Today’s excerpt is from the fictional tale: Financing Your Life—The Story of Four Families Taking Their Financial Lives Out of the Red and Into the Black. In this excerpt, we see the relationship between Shannon and Toby start to crumble as Toby’s secrets begin to come out.
Shannon and Toby
The Financial Truth Will Set You Free
“How much credit debt do you have that I don’t know about—that isn’t on our two shared cards?”
“I don’t know, like …” Toby mentally tallied all his cards. Holy cow, that’s actually a lot more than I thought. I guess I never really added it up before.
“I don’t like how long this is taking you. Is that indicative of a huge balance?” Shannon’s heart rate accelerated as she imagined the worst.
“About $4000. I think.”
Shannon’s mouth fell open, her jaw loose and her lips unable to form words. After processing the information for a moment, she said, “Did I hear you right? Did you say four thousand?”
“Yeah, but I need to pull out my statements to make sure. I might have forgotten something.”
“Oh my, Toby—what were you thinking?”
Toby’s voice rose almost to a shout. “I was thinking that I was an adult who could handle his own money—just like you can. It’s not like I took out the debt after you lost your job.”
“But you keep spending and increasing it.”
“I bought a freaking hat today—give me a break, will you? I can’t buy a hat?”
Now Shannon’s voice reached the level of shouting. “No. No, you cannot buy a forty-dollar hat while I’m unemployed. We have no savings, I’m going to have a tax penalty for taking a loan out of my 401(k), and we can barely afford to eat on your salary alone. You cannot buy any more hats!” Shannon’s face crumpled and she ran into the bedroom to cry.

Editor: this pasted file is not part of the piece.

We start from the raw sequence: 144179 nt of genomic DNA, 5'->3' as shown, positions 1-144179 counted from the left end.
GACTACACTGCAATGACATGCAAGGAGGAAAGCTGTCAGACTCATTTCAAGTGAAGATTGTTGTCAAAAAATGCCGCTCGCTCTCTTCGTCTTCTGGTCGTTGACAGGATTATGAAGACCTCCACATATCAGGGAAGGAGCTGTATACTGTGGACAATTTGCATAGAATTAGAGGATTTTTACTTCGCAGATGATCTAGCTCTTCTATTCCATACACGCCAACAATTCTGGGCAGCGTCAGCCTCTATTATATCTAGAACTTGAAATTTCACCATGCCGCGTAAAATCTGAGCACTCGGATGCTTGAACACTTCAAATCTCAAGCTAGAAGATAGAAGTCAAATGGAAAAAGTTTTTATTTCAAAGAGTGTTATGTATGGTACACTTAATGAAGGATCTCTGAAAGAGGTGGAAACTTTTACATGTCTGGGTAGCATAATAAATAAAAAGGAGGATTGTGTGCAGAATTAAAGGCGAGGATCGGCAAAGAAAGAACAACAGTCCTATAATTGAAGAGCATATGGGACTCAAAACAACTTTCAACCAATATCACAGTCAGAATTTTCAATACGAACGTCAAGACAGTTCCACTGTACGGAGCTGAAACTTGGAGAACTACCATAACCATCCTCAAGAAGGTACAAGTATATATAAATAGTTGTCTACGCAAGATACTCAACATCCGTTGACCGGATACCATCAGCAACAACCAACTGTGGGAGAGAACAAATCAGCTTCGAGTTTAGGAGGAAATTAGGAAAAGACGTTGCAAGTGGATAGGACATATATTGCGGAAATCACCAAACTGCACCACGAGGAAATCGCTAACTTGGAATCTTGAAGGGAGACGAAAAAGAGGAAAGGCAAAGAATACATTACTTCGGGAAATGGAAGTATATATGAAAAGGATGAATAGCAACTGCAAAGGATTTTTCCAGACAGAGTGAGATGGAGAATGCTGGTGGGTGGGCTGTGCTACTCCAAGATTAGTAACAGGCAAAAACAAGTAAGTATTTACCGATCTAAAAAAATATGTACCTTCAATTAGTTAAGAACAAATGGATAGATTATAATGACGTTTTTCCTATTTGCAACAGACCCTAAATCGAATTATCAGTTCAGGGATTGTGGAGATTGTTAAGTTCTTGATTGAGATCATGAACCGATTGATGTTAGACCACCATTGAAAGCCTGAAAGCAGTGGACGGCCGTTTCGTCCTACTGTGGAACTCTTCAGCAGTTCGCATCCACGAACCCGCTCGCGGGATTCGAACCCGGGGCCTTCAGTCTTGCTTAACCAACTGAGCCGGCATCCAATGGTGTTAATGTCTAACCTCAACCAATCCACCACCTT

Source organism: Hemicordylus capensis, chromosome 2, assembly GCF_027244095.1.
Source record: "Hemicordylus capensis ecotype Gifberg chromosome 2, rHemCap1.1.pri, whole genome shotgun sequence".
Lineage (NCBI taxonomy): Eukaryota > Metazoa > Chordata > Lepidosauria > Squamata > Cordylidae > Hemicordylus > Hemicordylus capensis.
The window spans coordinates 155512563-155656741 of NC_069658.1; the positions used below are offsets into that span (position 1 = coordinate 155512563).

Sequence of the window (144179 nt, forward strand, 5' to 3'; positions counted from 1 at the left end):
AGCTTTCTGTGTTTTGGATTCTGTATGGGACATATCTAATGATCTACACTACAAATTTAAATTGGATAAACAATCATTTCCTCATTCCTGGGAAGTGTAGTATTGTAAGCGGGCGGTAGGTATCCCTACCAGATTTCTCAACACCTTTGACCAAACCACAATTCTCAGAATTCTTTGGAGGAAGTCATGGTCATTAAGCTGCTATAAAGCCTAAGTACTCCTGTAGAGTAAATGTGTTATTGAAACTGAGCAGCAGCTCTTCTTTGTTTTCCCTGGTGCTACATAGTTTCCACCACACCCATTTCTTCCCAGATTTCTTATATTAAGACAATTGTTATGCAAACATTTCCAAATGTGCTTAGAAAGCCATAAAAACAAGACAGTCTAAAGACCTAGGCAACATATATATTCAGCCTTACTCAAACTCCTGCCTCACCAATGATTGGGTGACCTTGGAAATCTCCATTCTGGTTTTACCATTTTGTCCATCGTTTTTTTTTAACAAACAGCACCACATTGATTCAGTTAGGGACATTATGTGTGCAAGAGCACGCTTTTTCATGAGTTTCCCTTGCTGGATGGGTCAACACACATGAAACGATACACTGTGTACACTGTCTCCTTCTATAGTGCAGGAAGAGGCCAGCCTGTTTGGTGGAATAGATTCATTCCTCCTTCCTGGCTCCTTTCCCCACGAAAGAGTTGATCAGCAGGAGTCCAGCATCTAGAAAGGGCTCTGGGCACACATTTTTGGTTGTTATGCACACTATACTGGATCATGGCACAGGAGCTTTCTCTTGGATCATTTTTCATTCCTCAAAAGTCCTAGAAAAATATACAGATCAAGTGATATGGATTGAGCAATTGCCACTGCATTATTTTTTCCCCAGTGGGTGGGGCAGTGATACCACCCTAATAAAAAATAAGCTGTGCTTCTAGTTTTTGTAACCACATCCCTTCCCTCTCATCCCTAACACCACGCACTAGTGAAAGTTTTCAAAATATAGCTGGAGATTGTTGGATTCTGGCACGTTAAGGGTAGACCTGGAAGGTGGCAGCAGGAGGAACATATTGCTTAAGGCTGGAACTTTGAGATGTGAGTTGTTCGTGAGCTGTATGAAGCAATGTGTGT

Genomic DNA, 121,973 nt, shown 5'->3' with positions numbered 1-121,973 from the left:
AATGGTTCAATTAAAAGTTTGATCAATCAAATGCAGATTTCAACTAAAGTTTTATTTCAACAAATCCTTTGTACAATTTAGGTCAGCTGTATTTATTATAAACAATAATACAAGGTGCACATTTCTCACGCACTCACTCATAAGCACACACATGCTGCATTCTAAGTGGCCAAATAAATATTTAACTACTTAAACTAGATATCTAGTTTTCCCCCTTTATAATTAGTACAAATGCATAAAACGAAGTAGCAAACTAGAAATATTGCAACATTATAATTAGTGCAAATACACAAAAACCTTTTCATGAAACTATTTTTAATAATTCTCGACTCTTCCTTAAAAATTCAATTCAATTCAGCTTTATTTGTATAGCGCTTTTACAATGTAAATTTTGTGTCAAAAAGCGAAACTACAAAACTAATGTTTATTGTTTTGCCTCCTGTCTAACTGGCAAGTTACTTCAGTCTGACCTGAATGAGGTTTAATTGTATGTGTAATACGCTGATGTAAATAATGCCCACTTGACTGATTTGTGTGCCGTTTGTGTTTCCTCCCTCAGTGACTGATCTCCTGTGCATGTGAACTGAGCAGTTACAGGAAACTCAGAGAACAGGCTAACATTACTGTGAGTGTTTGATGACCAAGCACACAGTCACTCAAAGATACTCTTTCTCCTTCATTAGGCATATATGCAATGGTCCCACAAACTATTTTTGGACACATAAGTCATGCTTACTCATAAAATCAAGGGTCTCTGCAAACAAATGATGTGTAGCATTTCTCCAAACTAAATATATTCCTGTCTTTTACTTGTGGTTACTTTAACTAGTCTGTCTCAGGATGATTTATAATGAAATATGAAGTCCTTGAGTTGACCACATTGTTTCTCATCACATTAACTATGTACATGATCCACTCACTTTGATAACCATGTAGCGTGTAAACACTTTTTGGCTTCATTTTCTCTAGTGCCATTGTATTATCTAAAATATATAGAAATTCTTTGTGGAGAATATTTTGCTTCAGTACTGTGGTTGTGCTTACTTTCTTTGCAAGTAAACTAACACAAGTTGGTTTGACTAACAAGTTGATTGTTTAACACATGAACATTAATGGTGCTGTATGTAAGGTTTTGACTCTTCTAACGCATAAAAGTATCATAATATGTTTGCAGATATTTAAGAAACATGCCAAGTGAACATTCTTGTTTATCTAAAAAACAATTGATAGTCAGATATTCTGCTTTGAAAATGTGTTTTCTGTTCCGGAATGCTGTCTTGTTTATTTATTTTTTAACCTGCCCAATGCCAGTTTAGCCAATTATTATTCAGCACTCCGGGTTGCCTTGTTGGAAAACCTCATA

She hadn’t yet cried over the loss of the job she loved or the career she cherished. She hadn’t cried over the blank stare she received when asking potential employers for an application, over the hours she spent in the house staring at the computer monitor waiting for it to deliver news of a job opportunity or the stress of eating pasta every night because it was cheap. She hadn’t even shed a single tear during the hundreds of times she hit refresh on her email box waiting to hear back from any one of the online applications she’d completed. But finding out that Toby had a secret stash of credit cards and debt? That was too much. That was the final straw.
Watching Shannon run out of the room, Toby felt terrible. When she was asking him about his debt, he felt cornered, like a rabbit trying to stare down a fox. It was true; they’d never established any parameters for how they were supposed to handle their separate bank accounts. They had a joint account for bills and they each contributed 50 percent of the total bills each month to it. Then, they had two shared credit cards for emergencies. But their personal financial affairs were just that—personal. He’d never cared what she was doing, and he assumed she never cared about what he did. If I really thought she didn’t care, why did I always make sure she didn’t see my personal credit card bills? Maybe, on some level, I knew what I was doing was wrong.